Starting in the spring 2013, I videotaped the lectures for my MATH 676: Finite element methods in scientific computing course at the KAMU TV studio at Texas A&M. These are lectures on many aspects of scientific computing, software, and the practical aspects of the finite element method, as well as their implementation in the deal.II software library. Support for creating these videos was also provided by the National Science Foundation and the Computational Infrastructure in Geodynamics.

The videos are part of a broader effort to develop a modern way of teaching Computational Science and Engineering (CS&E) courses. If you are interested in adapting our approach, you may be interested in this paper I wrote with a number of education researchers about the structure of such courses and how they work.

Note 1: In some of the videos, I demonstrate code or user interfaces. If you can't read the text, change the video quality by clicking on the "gear" symbol at the bottom right of the YouTube player.

Note 2: deal.II is an actively developed library, and in the course of this development we occasionally deprecate and remove functionality. In some cases, this implies that we also change tutorial programs, but the nature of videos is that this is not reflected in something that may have been recorded years ago. If in doubt, consult the current version of the tutorial.

Lecture 42: Beyond computational methods — Part 1: Workflows in scientific computing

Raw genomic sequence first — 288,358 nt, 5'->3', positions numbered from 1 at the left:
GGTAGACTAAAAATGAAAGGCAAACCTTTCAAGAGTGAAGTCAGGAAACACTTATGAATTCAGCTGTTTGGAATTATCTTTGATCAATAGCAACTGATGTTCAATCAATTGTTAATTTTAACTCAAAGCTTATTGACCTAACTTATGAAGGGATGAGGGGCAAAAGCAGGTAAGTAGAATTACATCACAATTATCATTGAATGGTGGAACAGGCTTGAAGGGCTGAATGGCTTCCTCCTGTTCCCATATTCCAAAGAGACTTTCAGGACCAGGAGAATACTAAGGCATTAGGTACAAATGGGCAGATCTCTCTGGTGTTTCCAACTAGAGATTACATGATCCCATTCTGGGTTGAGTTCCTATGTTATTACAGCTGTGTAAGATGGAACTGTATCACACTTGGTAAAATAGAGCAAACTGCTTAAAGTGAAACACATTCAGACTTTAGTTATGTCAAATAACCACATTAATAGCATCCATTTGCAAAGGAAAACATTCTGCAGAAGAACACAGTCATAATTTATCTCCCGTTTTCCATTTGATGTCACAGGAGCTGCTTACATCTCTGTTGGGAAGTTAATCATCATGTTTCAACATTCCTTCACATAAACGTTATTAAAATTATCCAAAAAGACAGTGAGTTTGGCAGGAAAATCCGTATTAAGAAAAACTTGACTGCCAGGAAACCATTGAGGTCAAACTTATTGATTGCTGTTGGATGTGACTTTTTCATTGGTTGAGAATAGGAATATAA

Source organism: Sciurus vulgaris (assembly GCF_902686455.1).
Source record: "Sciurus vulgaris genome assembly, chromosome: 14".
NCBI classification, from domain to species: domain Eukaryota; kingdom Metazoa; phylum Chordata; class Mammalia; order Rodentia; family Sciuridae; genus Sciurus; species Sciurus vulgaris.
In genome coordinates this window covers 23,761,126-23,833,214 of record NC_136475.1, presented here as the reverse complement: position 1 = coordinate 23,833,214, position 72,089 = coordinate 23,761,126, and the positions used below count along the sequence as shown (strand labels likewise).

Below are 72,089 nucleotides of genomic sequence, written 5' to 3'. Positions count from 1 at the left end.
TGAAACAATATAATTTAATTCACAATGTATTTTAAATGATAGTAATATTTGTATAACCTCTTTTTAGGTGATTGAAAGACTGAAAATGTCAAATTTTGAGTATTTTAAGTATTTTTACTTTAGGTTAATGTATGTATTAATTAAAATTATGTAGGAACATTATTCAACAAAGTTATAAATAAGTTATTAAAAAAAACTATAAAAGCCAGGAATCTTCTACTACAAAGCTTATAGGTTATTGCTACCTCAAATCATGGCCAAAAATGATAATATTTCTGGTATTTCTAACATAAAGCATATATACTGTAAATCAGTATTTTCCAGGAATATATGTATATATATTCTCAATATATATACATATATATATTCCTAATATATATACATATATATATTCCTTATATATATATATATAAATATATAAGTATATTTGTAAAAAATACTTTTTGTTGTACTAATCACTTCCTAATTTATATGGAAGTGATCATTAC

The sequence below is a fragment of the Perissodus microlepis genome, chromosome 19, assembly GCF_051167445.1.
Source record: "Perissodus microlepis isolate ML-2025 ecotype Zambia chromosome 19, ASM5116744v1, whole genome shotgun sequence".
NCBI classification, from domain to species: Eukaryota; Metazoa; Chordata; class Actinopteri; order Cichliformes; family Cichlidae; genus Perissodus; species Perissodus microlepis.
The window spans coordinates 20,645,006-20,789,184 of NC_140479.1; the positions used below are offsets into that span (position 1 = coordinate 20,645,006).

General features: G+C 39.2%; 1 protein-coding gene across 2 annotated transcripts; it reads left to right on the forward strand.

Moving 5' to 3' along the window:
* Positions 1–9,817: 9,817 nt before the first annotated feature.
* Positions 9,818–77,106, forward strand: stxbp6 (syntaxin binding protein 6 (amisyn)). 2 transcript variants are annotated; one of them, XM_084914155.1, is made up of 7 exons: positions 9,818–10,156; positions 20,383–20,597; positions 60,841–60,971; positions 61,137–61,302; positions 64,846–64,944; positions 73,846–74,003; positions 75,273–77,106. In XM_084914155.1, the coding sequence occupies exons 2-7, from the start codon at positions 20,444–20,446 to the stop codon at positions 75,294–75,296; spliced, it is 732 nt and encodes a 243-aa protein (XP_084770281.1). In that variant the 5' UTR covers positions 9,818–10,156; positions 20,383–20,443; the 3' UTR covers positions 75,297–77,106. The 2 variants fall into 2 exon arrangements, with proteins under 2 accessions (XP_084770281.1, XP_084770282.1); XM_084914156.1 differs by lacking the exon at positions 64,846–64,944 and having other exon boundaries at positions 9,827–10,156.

Scientific computing is not about solving partial differential equations with the finite element method. Rather, it is about solving real applications, and most of the things I have talked about during the previous lectures are only tools to this end. This lecture looks at how real problems look like and the steps one has to do to solve them. In particular, this includes the many steps that precede the the actual solution of a partial differential equation: identifying the correct model, determining material parameters and geometries, generating a mesh, etc. It also talks about the steps that come after solving the PDE: visualization, optimization, and closing the loop.

Note: In the video, I incorrectly identify the Jörg Frohne as the source of the mesh. While he was the one who gave it to me, it was in fact generated by Hannah Ludwig of the University of Dortmund, Germany.